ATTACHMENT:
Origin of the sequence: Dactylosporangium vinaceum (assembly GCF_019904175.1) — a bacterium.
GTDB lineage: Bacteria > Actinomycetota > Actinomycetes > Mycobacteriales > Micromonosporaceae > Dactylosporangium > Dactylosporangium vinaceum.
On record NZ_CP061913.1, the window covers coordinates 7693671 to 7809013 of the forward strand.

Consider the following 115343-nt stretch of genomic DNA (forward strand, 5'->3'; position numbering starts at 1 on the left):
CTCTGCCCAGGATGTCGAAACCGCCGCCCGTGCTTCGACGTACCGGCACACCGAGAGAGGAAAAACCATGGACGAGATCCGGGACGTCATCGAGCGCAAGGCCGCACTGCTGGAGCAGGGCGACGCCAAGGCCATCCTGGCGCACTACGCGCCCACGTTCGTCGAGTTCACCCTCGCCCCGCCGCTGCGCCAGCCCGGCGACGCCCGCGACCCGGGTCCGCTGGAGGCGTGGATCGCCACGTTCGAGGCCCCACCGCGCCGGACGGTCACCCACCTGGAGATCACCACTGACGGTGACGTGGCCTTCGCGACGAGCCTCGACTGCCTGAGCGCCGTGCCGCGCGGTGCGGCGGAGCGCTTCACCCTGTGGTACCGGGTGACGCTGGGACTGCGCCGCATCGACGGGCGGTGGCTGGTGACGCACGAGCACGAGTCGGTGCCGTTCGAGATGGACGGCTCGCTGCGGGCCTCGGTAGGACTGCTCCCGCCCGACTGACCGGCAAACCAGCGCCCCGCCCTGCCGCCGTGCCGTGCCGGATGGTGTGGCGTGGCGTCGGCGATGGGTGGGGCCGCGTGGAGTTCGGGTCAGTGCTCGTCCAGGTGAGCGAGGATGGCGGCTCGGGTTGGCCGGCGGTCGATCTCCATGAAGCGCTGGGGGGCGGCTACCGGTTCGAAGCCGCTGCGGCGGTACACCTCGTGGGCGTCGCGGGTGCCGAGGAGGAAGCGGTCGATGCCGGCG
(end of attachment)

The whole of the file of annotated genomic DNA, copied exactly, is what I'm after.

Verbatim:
Origin of the sequence: Dactylosporangium vinaceum (assembly GCF_019904175.1) — a bacterium.
GTDB lineage: Bacteria > Actinomycetota > Actinomycetes > Mycobacteriales > Micromonosporaceae > Dactylosporangium > Dactylosporangium vinaceum.
On record NZ_CP061913.1, the window covers coordinates 7693671 to 7809013 of the forward strand.

Consider the following 115343-nt stretch of genomic DNA (forward strand, 5'->3'; position numbering starts at 1 on the left):
CTCTGCCCAGGATGTCGAAACCGCCGCCCGTGCTTCGACGTACCGGCACACCGAGAGAGGAAAAACCATGGACGAGATCCGGGACGTCATCGAGCGCAAGGCCGCACTGCTGGAGCAGGGCGACGCCAAGGCCATCCTGGCGCACTACGCGCCCACGTTCGTCGAGTTCACCCTCGCCCCGCCGCTGCGCCAGCCCGGCGACGCCCGCGACCCGGGTCCGCTGGAGGCGTGGATCGCCACGTTCGAGGCCCCACCGCGCCGGACGGTCACCCACCTGGAGATCACCACTGACGGTGACGTGGCCTTCGCGACGAGCCTCGACTGCCTGAGCGCCGTGCCGCGCGGTGCGGCGGAGCGCTTCACCCTGTGGTACCGGGTGACGCTGGGACTGCGCCGCATCGACGGGCGGTGGCTGGTGACGCACGAGCACGAGTCGGTGCCGTTCGAGATGGACGGCTCGCTGCGGGCCTCGGTAGGACTGCTCCCGCCCGACTGACCGGCAAACCAGCGCCCCGCCCTGCCGCCGTGCCGTGCCGGATGGTGTGGCGTGGCGTCGGCGATGGGTGGGGCCGCGTGGAGTTCGGGTCAGTGCTCGTCCAGGTGAGCGAGGATGGCGGCTCGGGTTGGCCGGCGGTCGATCTCCATGAAGCGCTGGGGGGCGGCTACCGGTTCGAAGCCGCTGCGGCGGTACACCTCGTGGGCGTCGCGGGTGCCGAGGAGGAAGCGGTCGATGCCGGCG